Manitoba at the Crossroads

Commentary, Taxation, Peter Holle

In less than six months, Manitoba moves into the much-hyped new millenium. How will our province fare?

Despite many grounds for optimism, new threats to Manitoba’s competitiveness are building. Substantially lower taxes in Alberta and Ontario will pull jobs and investment from our economy.

In June, Alberta eliminated its net debt and the province is now looking at accelerated tax cuts. Stockwell Day, Alberta’s Treasurer, has mused publicly that his goal is to eliminate that province’s income tax. The re-elected Ontario conservatives are chopping their income and property taxes, already lower than ours, by 20%. High-income professionals in Manitoba can lower their tax load by thousands of dollars simply by moving to these provinces.

With uncompetitive taxes, Manitoba will keep falling further behind. Unless we match or exceed these lower rates, new investment, together with existing high-value brainpower and corporate headquarter jobs, will continue to migrate east and west.

The task is formidable. Playing catch-up is harder when the competition has the momentum of a superior tax environment and demographics. Manitoba’s population is older and less educated compared to the front runners, so we have less income tax revenue and more demands for public expenditures. On healthcare, Manitoba spent $1,741 per citizen in 1998. That’s about 10.4% of our GDP, more than the Canadian average of 9.2%. As in other provinces, the system is beset by waiting lists, labour strife, and constant upheaval and restructuring. This is largely because a "free" system means limitless demands for medical treatment and more spending. This phenomenon conflicts directly with the requirement to lower taxes.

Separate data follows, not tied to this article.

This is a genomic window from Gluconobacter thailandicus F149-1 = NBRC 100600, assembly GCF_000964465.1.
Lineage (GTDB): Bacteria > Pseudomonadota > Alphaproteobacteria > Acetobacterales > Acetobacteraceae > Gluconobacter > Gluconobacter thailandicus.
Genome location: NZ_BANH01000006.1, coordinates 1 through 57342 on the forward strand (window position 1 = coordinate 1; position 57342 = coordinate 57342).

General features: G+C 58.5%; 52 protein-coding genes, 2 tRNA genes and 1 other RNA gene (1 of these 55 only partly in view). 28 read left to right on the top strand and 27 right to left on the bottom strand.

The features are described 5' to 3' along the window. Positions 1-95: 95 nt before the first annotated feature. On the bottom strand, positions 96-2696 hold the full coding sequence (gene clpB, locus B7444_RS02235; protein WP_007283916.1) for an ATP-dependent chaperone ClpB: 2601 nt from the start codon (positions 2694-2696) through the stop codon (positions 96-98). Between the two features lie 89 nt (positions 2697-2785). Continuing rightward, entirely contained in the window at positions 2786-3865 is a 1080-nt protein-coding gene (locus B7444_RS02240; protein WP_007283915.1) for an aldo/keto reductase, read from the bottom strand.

In education, student populations have been static. Yet public school spending rises at the same time as performance in the public system slowly declines. Between 1962 and 1995, the student-teacher ratio in the public school system dropped about 40%, partly because school divisions report consultants, advisors and assorted managers as teaching positions. Instead of a simple set of curricula focusing on the basics, Manitoba’s 750-odd public schools offer a bewildering assortment of frills. But language and mathematics achievement levels dropped by at least one grade.

There is also substantial room for improving the performance of other public spending. According to Statistics Canada, Manitoba’s public sector employment rate in 1998 (including municipal, provincial and federal workers) was 113 government employees per 1,000 population, substantially above the all-Canada average of 92. Only the Northern Territories and Prince Edward Island employed more. Alberta, in comparison, had 88 government workers per 1000 population.

Manitoba also has a larger tax-exempt sector than Alberta. Competitive private-sector companies provide insurance, liquor, and energy services there. Those same services in Manitoba generate no business, corporate or income taxes. Our narrower tax base requires higher levies on the private sector.

How can Manitoba push tax rates down, keep service levels up and retain the high-income earners so critical to the provincial tax base?